The Altenheim consists of a complex of buildings surrounded by a landscaped garden setting within a six-acre lot. There are three contributing buildings: the main Altenheim building (1908-09, 1914-15), the Excelsior building (1926), and the Boiler House (1914). The one and two-story buildings rest on brick foundations, have wood clapboard or brick walls, are topped by flat, built-up roofs with parapets; a gabled roof covers the Dining Hall wing. Entrance porches supported by Doric columns, pilasters with engaged capitals, and corbelled cornices under extended roof eaves are distinguishing features on most facades. The property also includes three contributing objects: two pedestrian entrance gates and one vehicular entrance gate; three noncontributing structures: a modern bus shelter, a concrete retaining wall and fence, and a modern cell tower. It was listed at the local level of significance under Criterion A n the area of social history during the years 1908-1956 for the property’s association with institutions providing important social services for the elderly, ill, and underprivileged members of the community prior to the establishment of government programs. The original Altenheim building was constructed on the site in 1893 under the auspices of the Altenheim Society, a group of Germanic immigrants dedicated to building an altenheim (old people’s home) for their aging community members. The current complex, built to replace the original destroyed by fire, is a significant example of a turn-of-the-century retirement home for people of European descent. The Altenheim was the only elderly care institution in Oakland that catered to ageing German-Americans.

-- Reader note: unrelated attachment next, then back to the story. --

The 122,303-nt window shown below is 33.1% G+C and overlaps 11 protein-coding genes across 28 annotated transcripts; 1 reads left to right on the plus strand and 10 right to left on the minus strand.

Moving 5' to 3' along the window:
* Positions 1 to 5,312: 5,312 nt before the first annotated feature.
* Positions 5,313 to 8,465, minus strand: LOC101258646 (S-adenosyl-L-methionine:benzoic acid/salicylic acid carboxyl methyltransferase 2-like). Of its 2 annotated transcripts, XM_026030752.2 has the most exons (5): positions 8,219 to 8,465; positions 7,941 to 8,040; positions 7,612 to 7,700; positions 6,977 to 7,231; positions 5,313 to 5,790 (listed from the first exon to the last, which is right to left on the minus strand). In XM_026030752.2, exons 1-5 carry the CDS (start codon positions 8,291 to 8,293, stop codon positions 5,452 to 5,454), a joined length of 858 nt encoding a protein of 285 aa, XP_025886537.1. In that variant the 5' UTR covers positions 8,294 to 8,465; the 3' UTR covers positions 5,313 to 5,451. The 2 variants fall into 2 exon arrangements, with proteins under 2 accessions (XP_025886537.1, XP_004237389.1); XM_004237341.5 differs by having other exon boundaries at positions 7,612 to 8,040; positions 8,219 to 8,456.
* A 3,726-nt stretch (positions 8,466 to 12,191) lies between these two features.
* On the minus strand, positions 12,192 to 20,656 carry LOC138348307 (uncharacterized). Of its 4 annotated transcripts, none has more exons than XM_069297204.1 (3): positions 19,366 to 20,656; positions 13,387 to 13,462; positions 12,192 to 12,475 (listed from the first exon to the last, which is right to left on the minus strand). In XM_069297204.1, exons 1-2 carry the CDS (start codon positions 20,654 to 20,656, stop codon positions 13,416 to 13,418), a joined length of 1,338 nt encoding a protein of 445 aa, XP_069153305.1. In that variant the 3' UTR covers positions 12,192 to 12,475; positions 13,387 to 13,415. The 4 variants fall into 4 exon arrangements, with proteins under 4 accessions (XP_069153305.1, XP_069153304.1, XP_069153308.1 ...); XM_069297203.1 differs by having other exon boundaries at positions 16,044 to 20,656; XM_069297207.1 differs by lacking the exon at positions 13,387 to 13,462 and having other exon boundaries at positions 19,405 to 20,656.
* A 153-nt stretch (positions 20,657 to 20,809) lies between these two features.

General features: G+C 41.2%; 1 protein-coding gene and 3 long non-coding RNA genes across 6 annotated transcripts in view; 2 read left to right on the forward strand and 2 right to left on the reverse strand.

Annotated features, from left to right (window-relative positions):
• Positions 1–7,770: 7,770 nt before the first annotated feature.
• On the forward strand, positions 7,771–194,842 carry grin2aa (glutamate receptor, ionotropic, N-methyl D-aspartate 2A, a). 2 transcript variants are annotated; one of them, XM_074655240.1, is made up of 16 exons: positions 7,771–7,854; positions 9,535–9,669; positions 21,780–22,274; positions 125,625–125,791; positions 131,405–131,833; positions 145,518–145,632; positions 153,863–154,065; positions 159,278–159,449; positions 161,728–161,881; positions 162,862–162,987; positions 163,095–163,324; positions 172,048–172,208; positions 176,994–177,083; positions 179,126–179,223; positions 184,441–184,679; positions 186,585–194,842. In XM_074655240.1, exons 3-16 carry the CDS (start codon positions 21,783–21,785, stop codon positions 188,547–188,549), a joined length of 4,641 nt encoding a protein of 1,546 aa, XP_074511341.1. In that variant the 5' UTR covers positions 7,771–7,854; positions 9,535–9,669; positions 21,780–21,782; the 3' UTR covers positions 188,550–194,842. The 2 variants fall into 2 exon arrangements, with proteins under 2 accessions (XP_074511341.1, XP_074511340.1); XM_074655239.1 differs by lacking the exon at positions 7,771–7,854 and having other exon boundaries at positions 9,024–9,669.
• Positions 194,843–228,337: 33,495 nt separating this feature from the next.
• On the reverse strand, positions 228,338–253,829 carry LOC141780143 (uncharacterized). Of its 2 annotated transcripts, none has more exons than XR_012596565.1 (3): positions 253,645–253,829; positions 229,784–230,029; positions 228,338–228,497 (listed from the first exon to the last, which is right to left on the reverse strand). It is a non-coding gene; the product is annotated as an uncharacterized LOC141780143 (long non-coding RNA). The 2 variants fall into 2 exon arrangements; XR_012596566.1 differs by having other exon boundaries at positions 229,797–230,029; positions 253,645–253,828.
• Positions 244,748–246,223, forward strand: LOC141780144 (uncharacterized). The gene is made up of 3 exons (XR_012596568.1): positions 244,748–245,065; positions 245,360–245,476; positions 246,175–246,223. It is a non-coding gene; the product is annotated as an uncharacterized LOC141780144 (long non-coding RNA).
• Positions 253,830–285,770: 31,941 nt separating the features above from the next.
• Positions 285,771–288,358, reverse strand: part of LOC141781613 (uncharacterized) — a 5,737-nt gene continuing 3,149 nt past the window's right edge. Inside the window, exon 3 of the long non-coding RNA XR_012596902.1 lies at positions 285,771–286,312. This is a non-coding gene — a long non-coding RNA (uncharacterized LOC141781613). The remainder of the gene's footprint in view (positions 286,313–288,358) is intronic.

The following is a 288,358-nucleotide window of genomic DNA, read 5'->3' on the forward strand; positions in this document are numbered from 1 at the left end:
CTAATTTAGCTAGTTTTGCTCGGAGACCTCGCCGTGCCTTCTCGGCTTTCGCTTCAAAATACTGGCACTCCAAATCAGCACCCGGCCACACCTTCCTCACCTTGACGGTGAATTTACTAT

Registration Date: 1/10/2007
1720 MacArthur Blvd.
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